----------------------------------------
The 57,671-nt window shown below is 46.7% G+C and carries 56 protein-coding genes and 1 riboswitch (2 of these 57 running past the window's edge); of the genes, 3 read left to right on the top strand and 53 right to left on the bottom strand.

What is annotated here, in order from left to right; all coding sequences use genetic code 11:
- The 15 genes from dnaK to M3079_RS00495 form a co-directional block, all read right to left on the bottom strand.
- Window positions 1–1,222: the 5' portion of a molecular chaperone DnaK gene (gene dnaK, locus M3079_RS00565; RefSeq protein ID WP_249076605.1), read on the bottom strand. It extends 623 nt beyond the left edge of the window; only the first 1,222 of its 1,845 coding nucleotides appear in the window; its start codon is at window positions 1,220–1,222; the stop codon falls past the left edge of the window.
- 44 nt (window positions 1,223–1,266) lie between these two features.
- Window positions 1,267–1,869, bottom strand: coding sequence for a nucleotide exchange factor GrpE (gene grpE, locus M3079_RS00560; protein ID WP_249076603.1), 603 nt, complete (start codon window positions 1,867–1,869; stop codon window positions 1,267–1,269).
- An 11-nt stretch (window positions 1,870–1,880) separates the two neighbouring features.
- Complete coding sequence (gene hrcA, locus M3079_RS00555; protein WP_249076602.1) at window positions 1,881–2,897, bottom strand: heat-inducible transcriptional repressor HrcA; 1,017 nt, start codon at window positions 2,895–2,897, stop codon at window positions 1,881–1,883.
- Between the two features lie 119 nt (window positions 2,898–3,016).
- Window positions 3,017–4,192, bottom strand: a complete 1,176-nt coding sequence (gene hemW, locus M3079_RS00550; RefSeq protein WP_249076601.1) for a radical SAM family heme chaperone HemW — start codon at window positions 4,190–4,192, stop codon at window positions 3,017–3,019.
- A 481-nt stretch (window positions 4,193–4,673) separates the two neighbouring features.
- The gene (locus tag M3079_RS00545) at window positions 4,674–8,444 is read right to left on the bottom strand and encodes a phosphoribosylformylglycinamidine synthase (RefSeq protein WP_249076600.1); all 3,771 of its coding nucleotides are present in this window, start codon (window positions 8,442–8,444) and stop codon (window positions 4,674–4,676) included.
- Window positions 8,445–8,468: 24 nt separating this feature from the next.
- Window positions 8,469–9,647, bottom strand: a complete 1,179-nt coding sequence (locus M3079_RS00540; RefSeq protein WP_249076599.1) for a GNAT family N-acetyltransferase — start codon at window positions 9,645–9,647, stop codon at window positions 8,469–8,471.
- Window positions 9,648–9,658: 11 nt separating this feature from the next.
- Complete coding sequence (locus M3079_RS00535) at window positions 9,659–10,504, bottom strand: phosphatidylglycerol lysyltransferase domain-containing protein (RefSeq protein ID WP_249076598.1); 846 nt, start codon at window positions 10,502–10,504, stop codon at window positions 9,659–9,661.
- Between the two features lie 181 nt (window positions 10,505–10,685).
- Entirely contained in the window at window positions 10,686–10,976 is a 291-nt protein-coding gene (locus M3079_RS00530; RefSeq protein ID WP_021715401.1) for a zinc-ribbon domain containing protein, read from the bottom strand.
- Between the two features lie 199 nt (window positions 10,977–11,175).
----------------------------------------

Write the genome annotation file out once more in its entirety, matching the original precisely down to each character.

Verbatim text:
The 57,671-nt window shown below is 46.7% G+C and carries 56 protein-coding genes and 1 riboswitch (2 of these 57 running past the window's edge); of the genes, 3 read left to right on the top strand and 53 right to left on the bottom strand.

What is annotated here, in order from left to right; all coding sequences use genetic code 11:
- The 15 genes from dnaK to M3079_RS00495 form a co-directional block, all read right to left on the bottom strand.
- Window positions 1–1,222: the 5' portion of a molecular chaperone DnaK gene (gene dnaK, locus M3079_RS00565; RefSeq protein ID WP_249076605.1), read on the bottom strand. It extends 623 nt beyond the left edge of the window; only the first 1,222 of its 1,845 coding nucleotides appear in the window; its start codon is at window positions 1,220–1,222; the stop codon falls past the left edge of the window.
- 44 nt (window positions 1,223–1,266) lie between these two features.
- Window positions 1,267–1,869, bottom strand: coding sequence for a nucleotide exchange factor GrpE (gene grpE, locus M3079_RS00560; protein ID WP_249076603.1), 603 nt, complete (start codon window positions 1,867–1,869; stop codon window positions 1,267–1,269).
- An 11-nt stretch (window positions 1,870–1,880) separates the two neighbouring features.
- Complete coding sequence (gene hrcA, locus M3079_RS00555; protein WP_249076602.1) at window positions 1,881–2,897, bottom strand: heat-inducible transcriptional repressor HrcA; 1,017 nt, start codon at window positions 2,895–2,897, stop codon at window positions 1,881–1,883.
- Between the two features lie 119 nt (window positions 2,898–3,016).
- Window positions 3,017–4,192, bottom strand: a complete 1,176-nt coding sequence (gene hemW, locus M3079_RS00550; RefSeq protein WP_249076601.1) for a radical SAM family heme chaperone HemW — start codon at window positions 4,190–4,192, stop codon at window positions 3,017–3,019.
- A 481-nt stretch (window positions 4,193–4,673) separates the two neighbouring features.
- The gene (locus tag M3079_RS00545) at window positions 4,674–8,444 is read right to left on the bottom strand and encodes a phosphoribosylformylglycinamidine synthase (RefSeq protein WP_249076600.1); all 3,771 of its coding nucleotides are present in this window, start codon (window positions 8,442–8,444) and stop codon (window positions 4,674–4,676) included.
- Window positions 8,445–8,468: 24 nt separating this feature from the next.
- Window positions 8,469–9,647, bottom strand: a complete 1,179-nt coding sequence (locus M3079_RS00540; RefSeq protein WP_249076599.1) for a GNAT family N-acetyltransferase — start codon at window positions 9,645–9,647, stop codon at window positions 8,469–8,471.
- Window positions 9,648–9,658: 11 nt separating this feature from the next.
- Complete coding sequence (locus M3079_RS00535) at window positions 9,659–10,504, bottom strand: phosphatidylglycerol lysyltransferase domain-containing protein (RefSeq protein ID WP_249076598.1); 846 nt, start codon at window positions 10,502–10,504, stop codon at window positions 9,659–9,661.
- Between the two features lie 181 nt (window positions 10,505–10,685).
- Entirely contained in the window at window positions 10,686–10,976 is a 291-nt protein-coding gene (locus M3079_RS00530; RefSeq protein ID WP_021715401.1) for a zinc-ribbon domain containing protein, read from the bottom strand.
- Between the two features lie 199 nt (window positions 10,977–11,175).